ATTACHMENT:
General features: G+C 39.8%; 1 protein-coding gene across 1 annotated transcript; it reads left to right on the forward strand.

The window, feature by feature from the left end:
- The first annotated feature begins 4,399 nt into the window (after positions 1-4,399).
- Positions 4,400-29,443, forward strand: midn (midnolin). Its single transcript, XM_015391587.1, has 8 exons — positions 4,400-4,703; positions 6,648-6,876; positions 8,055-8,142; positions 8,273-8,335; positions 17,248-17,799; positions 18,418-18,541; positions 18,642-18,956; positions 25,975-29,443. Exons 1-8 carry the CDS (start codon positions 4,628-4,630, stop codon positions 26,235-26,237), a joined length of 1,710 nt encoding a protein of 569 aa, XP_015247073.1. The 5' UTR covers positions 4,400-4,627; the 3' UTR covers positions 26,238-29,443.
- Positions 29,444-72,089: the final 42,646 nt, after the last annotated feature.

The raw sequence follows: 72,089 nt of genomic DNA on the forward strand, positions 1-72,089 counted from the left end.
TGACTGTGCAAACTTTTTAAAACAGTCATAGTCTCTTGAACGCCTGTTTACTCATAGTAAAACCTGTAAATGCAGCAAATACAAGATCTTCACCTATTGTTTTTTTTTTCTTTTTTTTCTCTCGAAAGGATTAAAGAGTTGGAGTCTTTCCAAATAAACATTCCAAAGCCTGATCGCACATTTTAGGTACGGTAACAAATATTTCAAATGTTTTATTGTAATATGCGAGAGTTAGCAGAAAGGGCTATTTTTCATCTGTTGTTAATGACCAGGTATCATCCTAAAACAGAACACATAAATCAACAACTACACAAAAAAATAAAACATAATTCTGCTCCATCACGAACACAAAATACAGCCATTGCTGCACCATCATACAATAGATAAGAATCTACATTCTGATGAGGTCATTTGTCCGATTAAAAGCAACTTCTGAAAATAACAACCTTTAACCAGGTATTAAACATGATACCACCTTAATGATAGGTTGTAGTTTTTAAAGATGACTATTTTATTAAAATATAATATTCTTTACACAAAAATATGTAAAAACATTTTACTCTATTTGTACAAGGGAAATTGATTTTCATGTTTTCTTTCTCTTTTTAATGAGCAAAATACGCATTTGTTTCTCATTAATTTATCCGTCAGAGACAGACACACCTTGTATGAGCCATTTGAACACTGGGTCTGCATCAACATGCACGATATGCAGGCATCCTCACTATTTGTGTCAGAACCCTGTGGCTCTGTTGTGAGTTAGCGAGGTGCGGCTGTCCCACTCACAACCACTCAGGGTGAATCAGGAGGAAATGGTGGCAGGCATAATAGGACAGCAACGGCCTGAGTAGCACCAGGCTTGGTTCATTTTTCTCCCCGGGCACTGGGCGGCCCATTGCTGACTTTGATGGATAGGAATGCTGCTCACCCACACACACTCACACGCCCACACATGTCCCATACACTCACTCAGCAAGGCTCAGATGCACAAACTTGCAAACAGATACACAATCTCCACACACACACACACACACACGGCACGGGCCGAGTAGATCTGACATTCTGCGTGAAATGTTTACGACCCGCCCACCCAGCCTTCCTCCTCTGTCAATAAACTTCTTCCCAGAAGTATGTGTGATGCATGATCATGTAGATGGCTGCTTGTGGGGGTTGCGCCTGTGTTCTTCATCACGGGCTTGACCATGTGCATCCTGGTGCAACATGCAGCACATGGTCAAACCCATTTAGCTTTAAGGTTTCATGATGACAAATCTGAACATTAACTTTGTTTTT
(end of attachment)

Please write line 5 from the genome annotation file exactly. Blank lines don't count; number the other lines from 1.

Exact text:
- Positions 29,444-72,089: the final 42,646 nt, after the last annotated feature.